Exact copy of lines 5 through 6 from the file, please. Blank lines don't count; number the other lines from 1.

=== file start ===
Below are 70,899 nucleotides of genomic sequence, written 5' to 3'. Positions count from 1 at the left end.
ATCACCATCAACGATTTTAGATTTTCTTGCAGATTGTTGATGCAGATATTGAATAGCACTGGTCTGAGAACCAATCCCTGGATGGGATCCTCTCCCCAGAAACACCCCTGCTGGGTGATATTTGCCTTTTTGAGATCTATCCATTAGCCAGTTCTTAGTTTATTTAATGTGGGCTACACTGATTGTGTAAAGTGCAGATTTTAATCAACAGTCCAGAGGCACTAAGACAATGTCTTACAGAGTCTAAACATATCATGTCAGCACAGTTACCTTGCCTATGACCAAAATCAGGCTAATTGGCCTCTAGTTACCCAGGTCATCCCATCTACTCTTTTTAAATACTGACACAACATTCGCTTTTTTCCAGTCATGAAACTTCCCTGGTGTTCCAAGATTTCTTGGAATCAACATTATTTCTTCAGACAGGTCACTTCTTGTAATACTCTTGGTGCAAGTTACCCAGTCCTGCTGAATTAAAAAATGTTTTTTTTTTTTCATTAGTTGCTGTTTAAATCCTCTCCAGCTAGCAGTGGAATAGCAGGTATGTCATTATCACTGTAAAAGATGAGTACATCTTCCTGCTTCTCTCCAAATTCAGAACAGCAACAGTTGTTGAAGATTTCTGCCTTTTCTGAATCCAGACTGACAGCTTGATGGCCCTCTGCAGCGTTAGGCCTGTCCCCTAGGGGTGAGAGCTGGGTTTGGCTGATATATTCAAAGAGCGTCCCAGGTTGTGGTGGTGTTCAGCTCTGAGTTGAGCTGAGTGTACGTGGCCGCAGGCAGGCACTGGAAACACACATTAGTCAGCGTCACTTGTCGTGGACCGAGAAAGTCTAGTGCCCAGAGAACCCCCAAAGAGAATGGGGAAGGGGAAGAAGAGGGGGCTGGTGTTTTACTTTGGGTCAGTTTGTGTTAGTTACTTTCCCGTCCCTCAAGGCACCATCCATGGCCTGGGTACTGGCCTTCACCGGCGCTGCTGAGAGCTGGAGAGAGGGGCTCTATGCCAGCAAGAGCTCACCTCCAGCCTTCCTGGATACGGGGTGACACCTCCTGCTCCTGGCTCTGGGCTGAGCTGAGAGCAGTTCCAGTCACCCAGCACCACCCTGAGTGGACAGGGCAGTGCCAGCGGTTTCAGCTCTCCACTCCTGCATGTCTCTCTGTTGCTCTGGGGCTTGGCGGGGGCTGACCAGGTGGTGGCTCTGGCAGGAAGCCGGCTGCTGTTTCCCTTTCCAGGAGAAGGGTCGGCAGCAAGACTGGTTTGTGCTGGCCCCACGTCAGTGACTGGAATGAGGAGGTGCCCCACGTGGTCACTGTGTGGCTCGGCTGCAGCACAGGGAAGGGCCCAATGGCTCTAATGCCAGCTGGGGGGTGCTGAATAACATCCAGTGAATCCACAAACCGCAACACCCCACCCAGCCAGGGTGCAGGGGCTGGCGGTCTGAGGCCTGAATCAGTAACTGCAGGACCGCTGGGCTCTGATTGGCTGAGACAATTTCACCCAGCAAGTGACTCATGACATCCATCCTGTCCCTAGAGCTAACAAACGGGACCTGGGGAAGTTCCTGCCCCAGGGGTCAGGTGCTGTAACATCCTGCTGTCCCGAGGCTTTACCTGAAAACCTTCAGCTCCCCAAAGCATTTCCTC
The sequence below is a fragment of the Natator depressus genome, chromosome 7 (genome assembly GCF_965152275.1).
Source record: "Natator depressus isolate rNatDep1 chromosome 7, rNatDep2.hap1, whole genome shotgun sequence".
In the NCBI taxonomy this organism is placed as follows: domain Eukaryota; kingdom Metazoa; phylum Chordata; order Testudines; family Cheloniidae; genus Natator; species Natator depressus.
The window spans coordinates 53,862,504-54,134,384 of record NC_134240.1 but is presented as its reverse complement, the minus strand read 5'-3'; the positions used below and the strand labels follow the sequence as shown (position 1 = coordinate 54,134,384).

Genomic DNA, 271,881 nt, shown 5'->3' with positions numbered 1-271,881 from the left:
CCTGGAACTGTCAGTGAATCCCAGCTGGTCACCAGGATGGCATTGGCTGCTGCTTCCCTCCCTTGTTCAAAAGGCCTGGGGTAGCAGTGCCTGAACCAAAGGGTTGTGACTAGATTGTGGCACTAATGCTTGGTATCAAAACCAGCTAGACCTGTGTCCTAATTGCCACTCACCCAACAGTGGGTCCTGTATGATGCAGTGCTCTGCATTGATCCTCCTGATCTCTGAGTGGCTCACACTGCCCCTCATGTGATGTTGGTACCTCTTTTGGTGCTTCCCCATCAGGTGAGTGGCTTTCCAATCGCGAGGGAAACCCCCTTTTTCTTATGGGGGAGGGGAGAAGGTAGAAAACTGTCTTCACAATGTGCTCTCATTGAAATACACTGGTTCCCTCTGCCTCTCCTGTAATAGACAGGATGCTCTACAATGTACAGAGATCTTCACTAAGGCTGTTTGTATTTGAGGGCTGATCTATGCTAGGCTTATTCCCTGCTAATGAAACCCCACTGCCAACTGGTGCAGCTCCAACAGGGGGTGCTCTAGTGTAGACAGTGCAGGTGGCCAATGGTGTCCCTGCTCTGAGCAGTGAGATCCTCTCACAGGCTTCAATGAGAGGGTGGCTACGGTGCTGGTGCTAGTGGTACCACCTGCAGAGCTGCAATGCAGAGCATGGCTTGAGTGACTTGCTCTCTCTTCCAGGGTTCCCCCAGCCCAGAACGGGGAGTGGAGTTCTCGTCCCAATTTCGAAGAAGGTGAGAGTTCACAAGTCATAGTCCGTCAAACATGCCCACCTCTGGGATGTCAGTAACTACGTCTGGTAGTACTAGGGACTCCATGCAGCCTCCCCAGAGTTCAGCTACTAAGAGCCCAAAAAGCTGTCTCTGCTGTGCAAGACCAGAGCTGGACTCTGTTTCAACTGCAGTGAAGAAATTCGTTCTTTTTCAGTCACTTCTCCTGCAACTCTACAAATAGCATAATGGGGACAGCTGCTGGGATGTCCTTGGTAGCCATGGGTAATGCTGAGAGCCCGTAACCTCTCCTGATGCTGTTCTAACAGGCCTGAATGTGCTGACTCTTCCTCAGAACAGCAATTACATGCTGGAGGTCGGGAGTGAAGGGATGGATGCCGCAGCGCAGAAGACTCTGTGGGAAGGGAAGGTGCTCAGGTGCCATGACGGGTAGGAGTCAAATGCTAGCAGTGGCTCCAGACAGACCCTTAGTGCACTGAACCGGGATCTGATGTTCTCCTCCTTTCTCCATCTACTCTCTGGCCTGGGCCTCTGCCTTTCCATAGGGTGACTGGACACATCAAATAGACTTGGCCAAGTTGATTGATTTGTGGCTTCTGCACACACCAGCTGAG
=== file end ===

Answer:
In the NCBI taxonomy this organism is placed as follows: domain Eukaryota; kingdom Metazoa; phylum Chordata; order Testudines; family Cheloniidae; genus Natator; species Natator depressus.
The window spans coordinates 53,862,504-54,134,384 of record NC_134240.1 but is presented as its reverse complement, the minus strand read 5'-3'; the positions used below and the strand labels follow the sequence as shown (position 1 = coordinate 54,134,384).